141.73 +0.38 (0.27%)
After hours: 4:17PM EDT
|Bid||0.00 x 1200|
|Ask||0.00 x 900|
|Day's Range||141.01 - 143.07|
|52 Week Range||129.84 - 151.84|
|PE Ratio (TTM)||N/A|
|Beta (3Y Monthly)||1.00|
|Expense Ratio (net)||0.04%|
Cleveland-Cliffs (CLF) has come a long way with respect to its debt levels. The company’s change in management in 2014 and its focus on debt reduction have somewhat allayed investors’ concerns. During the Q2 2018 earnings call, Cleveland-Cliffs maintained that bringing its net debt below $1 billion is its second priority, after the focus on the HBI (hot-briquetted iron) plant.
According to the latest BAML (Bank of America Merrill Lynch) survey, investors’ outlook for economic growth has worsened further. In August, a net 7% of the managers surveyed expected global growth to slow down next year. In September, a net 24% of the managers surveyed expected global growth to slow down in the next 12 months.
The International Monetary Fund (or IMF) cut its estimates for global growth for this year and for 2019, citing trade tensions between the US and its trading partners. It now estimates the global growth will come in at 3.7% in 2018 as compared to its previous estimate of 3.9%. The “World Economic Outlook” report is published twice a year, in April and October.
The Fed’s interest rate hikes and outlook, trade war concerns, and relatively better US market (SPY) (QQQ) performance as compared to the rest of the world are the major factors driving the dollar up. This rise in the dollar has put sustained pressure on gold (GLD) and other precious metals year-to-date.
Diversifying portfolios away from U.S. stocks is important, but not a cure-all, writes Mark Hulbert.
Although the United States, Canada, and Mexico have agreed to a new deal to replace NAFTA, the Section 232 steel and aluminum tariffs remain in place for Canada and Mexico. While the Trump administration had linked the lifting of Section 232 tariffs to the NAFTA renegotiation, Canada and Mexico had sought to delink the two. The Section 232 tariffs might be more complicated than renegotiating NAFTA.
The unemployment rate for August was unchanged at 3.9%, which was higher than economists’ expectations of 3.8%. The Fed expects unemployment of 3.5% by the end of 2018. According to the consensus, economists expect the unemployment rate to fall to 3.8% in September from 3.9% in August.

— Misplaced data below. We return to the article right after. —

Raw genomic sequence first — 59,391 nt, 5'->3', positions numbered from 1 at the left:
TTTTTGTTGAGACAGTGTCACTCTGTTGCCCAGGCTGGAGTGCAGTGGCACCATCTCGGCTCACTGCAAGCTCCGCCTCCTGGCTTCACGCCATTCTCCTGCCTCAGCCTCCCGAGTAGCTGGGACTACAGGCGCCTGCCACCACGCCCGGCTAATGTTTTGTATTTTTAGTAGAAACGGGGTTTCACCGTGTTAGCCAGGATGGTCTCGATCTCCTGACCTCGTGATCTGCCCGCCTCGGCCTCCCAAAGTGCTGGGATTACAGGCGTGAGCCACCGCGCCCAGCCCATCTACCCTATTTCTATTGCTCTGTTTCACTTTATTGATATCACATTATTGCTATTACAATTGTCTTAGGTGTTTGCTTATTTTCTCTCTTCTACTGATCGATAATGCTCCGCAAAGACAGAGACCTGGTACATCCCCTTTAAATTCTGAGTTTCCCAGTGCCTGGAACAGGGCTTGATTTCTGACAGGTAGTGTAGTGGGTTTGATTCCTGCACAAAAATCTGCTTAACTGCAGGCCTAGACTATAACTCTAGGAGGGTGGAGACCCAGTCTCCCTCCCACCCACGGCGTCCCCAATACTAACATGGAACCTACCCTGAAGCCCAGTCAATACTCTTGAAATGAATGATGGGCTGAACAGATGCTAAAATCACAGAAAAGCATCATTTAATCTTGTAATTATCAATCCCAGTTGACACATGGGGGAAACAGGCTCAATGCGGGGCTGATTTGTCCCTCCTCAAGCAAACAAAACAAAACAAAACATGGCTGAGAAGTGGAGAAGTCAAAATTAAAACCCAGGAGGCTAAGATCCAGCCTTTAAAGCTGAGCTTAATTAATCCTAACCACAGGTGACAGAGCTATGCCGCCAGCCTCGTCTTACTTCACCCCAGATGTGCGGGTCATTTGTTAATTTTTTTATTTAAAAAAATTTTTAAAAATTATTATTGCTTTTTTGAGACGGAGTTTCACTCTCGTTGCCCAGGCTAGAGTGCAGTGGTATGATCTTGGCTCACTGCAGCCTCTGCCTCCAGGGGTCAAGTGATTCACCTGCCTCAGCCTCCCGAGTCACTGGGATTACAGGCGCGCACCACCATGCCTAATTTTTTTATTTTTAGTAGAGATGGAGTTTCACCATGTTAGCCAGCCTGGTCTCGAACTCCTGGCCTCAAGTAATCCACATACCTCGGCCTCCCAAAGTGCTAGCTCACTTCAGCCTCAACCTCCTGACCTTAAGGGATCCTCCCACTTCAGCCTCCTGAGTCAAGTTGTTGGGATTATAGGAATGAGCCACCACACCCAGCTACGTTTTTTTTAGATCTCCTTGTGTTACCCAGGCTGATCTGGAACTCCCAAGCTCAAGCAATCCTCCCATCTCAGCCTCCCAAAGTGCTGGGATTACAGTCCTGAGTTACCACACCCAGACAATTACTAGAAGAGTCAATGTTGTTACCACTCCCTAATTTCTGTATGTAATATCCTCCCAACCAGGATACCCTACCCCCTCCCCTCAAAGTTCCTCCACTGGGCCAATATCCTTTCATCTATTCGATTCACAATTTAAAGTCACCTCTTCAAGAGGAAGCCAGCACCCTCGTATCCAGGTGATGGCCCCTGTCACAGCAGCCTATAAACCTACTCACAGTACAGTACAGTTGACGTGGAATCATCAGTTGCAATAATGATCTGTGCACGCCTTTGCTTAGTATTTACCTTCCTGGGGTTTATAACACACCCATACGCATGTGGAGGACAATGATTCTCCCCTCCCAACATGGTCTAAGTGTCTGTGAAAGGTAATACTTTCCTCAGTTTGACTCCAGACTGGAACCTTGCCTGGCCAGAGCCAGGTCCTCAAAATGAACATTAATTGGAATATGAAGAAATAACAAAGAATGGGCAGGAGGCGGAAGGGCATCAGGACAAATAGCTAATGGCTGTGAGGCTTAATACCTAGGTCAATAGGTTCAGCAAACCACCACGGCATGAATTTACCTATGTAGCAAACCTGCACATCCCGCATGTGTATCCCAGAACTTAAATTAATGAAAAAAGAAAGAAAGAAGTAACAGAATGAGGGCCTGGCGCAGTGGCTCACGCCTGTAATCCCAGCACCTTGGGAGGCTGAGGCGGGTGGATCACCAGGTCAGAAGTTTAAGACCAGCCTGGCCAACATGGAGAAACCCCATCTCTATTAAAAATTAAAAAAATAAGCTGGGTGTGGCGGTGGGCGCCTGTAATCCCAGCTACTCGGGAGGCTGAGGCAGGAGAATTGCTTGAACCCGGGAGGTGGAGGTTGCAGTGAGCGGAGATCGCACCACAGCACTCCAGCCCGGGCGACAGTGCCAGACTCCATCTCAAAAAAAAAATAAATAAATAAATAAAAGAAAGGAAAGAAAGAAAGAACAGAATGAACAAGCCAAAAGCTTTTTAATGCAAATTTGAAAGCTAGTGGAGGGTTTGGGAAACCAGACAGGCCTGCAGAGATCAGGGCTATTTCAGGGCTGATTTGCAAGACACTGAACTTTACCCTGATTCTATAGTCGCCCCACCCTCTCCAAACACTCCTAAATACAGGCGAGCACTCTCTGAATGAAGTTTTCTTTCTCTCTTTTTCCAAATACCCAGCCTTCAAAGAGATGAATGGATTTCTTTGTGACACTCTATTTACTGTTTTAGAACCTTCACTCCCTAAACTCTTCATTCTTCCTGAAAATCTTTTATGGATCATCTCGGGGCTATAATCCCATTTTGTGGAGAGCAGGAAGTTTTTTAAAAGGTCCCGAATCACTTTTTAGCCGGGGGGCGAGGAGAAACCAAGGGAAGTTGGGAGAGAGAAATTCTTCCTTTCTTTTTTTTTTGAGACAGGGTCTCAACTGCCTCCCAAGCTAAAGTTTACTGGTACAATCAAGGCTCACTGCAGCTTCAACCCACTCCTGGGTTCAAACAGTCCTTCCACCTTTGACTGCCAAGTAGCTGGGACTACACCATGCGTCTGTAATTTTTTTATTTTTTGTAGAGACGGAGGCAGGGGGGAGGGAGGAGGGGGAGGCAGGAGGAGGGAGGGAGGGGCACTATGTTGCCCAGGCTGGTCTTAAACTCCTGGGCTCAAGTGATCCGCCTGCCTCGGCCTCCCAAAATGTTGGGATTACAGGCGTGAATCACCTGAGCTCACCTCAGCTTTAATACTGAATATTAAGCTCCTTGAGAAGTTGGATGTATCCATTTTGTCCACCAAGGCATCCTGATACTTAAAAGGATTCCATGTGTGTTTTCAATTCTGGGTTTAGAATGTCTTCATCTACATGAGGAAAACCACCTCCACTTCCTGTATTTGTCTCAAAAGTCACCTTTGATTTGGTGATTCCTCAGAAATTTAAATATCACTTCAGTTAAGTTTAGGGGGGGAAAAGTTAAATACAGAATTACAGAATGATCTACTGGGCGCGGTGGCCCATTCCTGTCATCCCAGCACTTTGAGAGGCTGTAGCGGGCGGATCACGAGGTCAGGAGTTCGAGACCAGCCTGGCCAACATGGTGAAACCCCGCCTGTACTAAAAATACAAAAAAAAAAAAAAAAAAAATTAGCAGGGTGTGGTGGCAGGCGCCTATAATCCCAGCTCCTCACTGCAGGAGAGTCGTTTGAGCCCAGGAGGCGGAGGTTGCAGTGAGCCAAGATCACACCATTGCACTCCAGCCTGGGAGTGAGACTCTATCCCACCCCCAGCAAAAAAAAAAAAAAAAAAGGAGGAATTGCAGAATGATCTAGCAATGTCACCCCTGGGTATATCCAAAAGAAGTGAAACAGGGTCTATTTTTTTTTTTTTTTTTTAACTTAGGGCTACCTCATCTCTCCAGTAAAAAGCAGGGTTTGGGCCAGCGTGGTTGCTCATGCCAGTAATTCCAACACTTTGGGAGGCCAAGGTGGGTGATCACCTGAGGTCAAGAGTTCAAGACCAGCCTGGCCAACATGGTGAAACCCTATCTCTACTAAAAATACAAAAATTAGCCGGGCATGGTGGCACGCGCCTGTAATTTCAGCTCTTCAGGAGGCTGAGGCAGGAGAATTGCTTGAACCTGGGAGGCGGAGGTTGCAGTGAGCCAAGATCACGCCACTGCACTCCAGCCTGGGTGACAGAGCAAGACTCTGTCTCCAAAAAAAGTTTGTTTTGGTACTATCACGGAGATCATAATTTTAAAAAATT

The Department of Labor is scheduled to release the September figures for the US (VTI) employment situation on October 5. For the past few months, the financial markets have been reacting sharply to the US jobs report numbers. The numbers give clues regarding the future of the monetary policy followed by the Fed. Therefore, investors should understand the expectations for the report before the actual numbers come out.
US steel production is the key factor that drives US steelmakers’ (SLX)(XME) revenues. Investors track production data to get a sense of the direction of overall volumes. AK Steel (AKS) and ArcelorMittal (MT) are among Cleveland-Cliffs’ (CLF) key customers.
Many market participants expect the economy to weaken in 2019. Investors are concerned that the Fed isn’t clear on the neutral policy rate. The concern is that the Fed might keep hiking the rates until something actually breaks in the economy.
Are you the sort of investor who embraces the buy-and-hold strategy, preferring to do your due diligence up front and then let the returns accumulate over time? In fact, he made a point of requesting that 90% of the money he leaves his wife when he dies be invested in an S&P 500 index fund. Of course, you don't have to park all your money in an S&P 500 fund. In fact, most experts recommend some diversification.
The Fed is scheduled to meet on September 25–26. The Fed is widely expected to raise rates by 25 basis points during the meeting. The Fed’s minutes from the last meeting suggested that a September rate hike is more or less certain.